So a while ago, it came to my attention that boilers are now implemented differently, as of Factorio 0.15.xx. As such, the previous steam engine designs are no longer applicable. 30/60 boiler/engine rows have since become considered optimal, so I'm happy to say that I've worked out how to nearly double that length, to 59/118. Picture below:
Shown above are 4 rows of boilers/steam engines, stacked for your understanding on how to stack one row with another, as well as how to stack pairs of rows with each other. Each row's engine count is maximized to utilize the full throughput of a fast belt. To overcome the water pressure issues required to make such long rows work, I had to introduce several new designs never needed before - carrying water beyond the initial boilers with underground pipes, and compacting pipes as close as possible to the boilers, with help of offshore pumps on landfilled ground. The underground pipes carrying water are essential for this design to work, since as row length is so long, one must distribute water pressure beyond just the initial boilers.
The compacted pipes provide two benefits - it greatly shortens the distance the underground pipes need to carry water to, from the expected 30th boiler or so to just the 15th. It is also critical for vertically compacting the belts, pipes, and offshore pumps between each pair of rows enough for express underground belts to clear, allowing for one to weave fast/express belts on the same lane, which enables this design to stack more than twice as much as the setup shown. As the shore between the engines and water is 3 tiles wide, up to 3 express belts may be used. This is equivalent to 4.5 fast belts, hence, supplying coal via the shore side of the setup supports a maximum limit of 118 * 8.5 = 1003 engines. I have also kept the high emphasis on resource efficiency and low tech requirements (with fast belt tech being the highest needed) present in previous designs and discussions, so power pole usage continues to be only a minimal number of small poles.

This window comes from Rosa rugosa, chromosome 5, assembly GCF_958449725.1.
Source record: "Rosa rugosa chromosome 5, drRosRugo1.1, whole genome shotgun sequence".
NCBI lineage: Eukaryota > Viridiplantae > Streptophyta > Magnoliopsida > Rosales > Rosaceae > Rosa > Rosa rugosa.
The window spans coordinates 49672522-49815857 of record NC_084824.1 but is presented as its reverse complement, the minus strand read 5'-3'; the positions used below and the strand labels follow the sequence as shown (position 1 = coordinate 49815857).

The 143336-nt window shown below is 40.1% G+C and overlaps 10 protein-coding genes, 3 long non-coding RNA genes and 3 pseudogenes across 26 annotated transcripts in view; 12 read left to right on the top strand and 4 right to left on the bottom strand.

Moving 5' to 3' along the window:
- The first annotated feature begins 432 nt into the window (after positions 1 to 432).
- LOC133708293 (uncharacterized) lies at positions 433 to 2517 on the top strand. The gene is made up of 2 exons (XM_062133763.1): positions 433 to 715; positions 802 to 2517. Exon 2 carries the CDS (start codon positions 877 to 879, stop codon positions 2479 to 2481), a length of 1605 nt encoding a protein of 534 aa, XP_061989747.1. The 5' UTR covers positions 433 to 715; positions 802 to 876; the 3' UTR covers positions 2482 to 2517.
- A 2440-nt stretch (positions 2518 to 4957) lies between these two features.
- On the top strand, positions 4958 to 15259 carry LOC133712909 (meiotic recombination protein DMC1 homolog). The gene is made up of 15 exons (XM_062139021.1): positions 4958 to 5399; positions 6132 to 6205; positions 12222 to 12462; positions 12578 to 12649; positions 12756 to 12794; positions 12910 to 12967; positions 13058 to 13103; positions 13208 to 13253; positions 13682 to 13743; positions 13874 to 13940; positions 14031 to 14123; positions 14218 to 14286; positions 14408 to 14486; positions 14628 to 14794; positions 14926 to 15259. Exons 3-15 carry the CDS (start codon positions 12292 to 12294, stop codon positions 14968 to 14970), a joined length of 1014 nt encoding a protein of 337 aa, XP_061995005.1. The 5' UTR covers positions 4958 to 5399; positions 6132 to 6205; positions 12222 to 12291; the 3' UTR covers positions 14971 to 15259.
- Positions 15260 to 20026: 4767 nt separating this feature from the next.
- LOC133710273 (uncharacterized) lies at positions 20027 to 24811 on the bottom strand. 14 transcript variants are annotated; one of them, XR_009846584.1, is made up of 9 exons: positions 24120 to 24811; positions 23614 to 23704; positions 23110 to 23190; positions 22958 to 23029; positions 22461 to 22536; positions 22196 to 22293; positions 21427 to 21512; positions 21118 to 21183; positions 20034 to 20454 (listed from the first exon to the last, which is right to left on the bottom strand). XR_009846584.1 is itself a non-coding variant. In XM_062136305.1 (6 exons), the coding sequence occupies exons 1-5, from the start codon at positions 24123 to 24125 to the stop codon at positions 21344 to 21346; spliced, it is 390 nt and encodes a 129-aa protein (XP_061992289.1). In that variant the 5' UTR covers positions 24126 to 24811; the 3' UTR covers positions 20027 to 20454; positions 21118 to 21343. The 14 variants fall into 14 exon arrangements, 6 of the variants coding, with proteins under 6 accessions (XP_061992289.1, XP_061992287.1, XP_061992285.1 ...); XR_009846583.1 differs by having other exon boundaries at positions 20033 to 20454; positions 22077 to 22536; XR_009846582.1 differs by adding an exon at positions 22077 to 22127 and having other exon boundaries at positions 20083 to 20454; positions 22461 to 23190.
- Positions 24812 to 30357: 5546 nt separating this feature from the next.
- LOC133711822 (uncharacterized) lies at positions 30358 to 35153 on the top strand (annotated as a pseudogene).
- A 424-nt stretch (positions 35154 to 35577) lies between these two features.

If you're wondering why the design uses 59/118 instead of 60/120 rows, the reason may be found in fast belt throughput. To calculate how many steam engines worth of coal a fast belt can support, you may use the following formula: 8000 KW (Fuel value) * 0.5 (Boiler efficiency) * 26.67 items/s (Fast belt throughput) / 900 KW (Steam engine output) = ~118.53 engines. As discussed on page 14 of this thread, the number aesthetics and tiny increase in energy production from 60/120 rows is generally not worth losing the permanent sustainability of a 59/118 setup. However, depending on your situation, you may find that having a slight, temporary burst of power from having more engines may be more favorable by default, such as when shore length is severely limited and you must prioritize maximizing burst over sustainable power production.
And finally, an ongoing bug is causing the ratio of boilers/engines to be slightly lower than 1:2. As such, any 1:2 steam engine setup, including this one, will eventually run out of steam. After approximately 20 minutes, the steam buffers in the boilers and engines will deplete in this setup, causing average power production to drop by roughly 1 MW per row. As a result, boilers will also consume less coal than usual, so at least while this bug is present, the setup will actually support 119 engines per row (albeit not at a sustainable 900 KW per engine). For the sake of keeping this design future-proof though, I have decided to keep it at 118 engines, for when the bug eventually gets fixed. The bug report for this issue may be found here.
Suggestions on further improvement are always welcome.
Continued thanks to:
- Aru, for originally convincing me of the importance of having low resource costs and tech requirements in a design, and increasing stackability.
- Qon, for originally introducing me to the concept of having more engines per row than usual, via landfill usage and compacted offshore pumps.
- Everyone else who took the time to discuss this design with me!
Previous versions may be found below, for your reference: